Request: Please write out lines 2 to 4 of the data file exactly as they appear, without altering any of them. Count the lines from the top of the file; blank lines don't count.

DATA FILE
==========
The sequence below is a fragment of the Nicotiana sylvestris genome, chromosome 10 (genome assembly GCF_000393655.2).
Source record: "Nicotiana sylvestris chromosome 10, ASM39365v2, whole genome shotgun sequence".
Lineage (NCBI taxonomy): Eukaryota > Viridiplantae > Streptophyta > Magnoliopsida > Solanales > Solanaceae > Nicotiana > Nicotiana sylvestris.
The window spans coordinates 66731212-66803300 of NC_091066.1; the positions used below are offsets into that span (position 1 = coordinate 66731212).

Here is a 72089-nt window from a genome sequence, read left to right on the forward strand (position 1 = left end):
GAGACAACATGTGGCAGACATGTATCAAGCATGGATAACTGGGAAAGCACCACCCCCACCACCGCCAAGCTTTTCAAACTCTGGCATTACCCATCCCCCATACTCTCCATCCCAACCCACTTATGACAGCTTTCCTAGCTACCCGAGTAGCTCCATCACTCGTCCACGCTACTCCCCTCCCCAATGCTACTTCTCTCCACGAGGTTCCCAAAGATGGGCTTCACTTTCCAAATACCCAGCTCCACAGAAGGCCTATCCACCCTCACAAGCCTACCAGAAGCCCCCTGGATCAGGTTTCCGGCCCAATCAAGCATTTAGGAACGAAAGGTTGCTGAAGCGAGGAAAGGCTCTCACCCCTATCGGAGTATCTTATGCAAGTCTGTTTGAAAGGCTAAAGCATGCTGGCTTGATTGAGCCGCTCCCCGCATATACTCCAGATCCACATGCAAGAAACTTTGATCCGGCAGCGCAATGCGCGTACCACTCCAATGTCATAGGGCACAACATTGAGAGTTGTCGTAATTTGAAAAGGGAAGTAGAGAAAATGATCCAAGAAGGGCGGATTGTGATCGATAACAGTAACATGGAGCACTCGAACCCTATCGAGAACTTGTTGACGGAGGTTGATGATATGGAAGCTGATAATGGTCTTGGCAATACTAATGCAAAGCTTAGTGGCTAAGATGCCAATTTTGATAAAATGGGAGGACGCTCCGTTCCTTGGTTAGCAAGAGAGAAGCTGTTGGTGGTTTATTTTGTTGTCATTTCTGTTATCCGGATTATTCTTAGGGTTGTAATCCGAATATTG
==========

Source record: "Nicotiana sylvestris chromosome 10, ASM39365v2, whole genome shotgun sequence".
Lineage (NCBI taxonomy): Eukaryota > Viridiplantae > Streptophyta > Magnoliopsida > Solanales > Solanaceae > Nicotiana > Nicotiana sylvestris.
The window spans coordinates 66731212-66803300 of NC_091066.1; the positions used below are offsets into that span (position 1 = coordinate 66731212).